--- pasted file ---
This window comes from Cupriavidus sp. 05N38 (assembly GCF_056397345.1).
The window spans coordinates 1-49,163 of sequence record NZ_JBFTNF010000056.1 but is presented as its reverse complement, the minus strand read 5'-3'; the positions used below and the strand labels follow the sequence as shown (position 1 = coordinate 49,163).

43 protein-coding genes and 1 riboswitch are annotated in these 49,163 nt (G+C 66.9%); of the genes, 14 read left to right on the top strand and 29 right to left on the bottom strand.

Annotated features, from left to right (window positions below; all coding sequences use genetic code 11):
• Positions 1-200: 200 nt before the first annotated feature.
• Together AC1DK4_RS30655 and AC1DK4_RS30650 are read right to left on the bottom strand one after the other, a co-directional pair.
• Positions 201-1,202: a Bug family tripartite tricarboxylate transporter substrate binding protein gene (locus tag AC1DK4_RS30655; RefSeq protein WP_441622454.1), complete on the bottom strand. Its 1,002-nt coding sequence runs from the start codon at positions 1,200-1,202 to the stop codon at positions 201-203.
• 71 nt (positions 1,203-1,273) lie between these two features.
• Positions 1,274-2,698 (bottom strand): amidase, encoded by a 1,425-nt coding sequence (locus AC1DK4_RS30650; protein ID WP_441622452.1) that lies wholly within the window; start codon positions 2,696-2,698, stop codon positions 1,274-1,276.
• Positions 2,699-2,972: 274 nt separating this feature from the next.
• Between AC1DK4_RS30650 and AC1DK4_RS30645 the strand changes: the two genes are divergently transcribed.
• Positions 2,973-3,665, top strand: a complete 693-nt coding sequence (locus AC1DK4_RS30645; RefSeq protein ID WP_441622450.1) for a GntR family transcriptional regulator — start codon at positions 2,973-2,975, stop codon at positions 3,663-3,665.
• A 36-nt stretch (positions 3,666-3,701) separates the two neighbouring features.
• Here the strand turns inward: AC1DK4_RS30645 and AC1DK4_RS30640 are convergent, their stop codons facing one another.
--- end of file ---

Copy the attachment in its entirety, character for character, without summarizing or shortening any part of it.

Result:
This window comes from Cupriavidus sp. 05N38 (assembly GCF_056397345.1).
The window spans coordinates 1-49,163 of sequence record NZ_JBFTNF010000056.1 but is presented as its reverse complement, the minus strand read 5'-3'; the positions used below and the strand labels follow the sequence as shown (position 1 = coordinate 49,163).

43 protein-coding genes and 1 riboswitch are annotated in these 49,163 nt (G+C 66.9%); of the genes, 14 read left to right on the top strand and 29 right to left on the bottom strand.

Annotated features, from left to right (window positions below; all coding sequences use genetic code 11):
• Positions 1-200: 200 nt before the first annotated feature.
• Together AC1DK4_RS30655 and AC1DK4_RS30650 are read right to left on the bottom strand one after the other, a co-directional pair.
• Positions 201-1,202: a Bug family tripartite tricarboxylate transporter substrate binding protein gene (locus tag AC1DK4_RS30655; RefSeq protein WP_441622454.1), complete on the bottom strand. Its 1,002-nt coding sequence runs from the start codon at positions 1,200-1,202 to the stop codon at positions 201-203.
• 71 nt (positions 1,203-1,273) lie between these two features.
• Positions 1,274-2,698 (bottom strand): amidase, encoded by a 1,425-nt coding sequence (locus AC1DK4_RS30650; protein ID WP_441622452.1) that lies wholly within the window; start codon positions 2,696-2,698, stop codon positions 1,274-1,276.
• Positions 2,699-2,972: 274 nt separating this feature from the next.
• Between AC1DK4_RS30650 and AC1DK4_RS30645 the strand changes: the two genes are divergently transcribed.
• Positions 2,973-3,665, top strand: a complete 693-nt coding sequence (locus AC1DK4_RS30645; RefSeq protein ID WP_441622450.1) for a GntR family transcriptional regulator — start codon at positions 2,973-2,975, stop codon at positions 3,663-3,665.
• A 36-nt stretch (positions 3,666-3,701) separates the two neighbouring features.
• Here the strand turns inward: AC1DK4_RS30645 and AC1DK4_RS30640 are convergent, their stop codons facing one another.